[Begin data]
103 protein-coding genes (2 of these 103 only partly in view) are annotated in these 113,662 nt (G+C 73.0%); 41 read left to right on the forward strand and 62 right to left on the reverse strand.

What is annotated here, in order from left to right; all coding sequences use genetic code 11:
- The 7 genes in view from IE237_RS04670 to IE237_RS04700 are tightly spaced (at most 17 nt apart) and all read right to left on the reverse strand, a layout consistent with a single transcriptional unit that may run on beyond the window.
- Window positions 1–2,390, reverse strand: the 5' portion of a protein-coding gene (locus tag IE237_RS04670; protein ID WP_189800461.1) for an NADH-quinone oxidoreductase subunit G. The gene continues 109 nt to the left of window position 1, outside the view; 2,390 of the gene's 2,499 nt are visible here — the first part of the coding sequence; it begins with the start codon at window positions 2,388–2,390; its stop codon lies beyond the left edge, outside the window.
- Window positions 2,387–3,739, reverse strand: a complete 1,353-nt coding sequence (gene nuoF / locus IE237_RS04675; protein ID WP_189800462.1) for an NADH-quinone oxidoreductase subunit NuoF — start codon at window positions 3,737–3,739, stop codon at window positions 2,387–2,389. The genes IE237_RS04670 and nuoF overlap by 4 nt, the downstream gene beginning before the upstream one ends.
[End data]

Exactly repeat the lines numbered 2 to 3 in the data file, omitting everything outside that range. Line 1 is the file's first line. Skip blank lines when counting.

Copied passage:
What is annotated here, in order from left to right; all coding sequences use genetic code 11:
- The 7 genes in view from IE237_RS04670 to IE237_RS04700 are tightly spaced (at most 17 nt apart) and all read right to left on the reverse strand, a layout consistent with a single transcriptional unit that may run on beyond the window.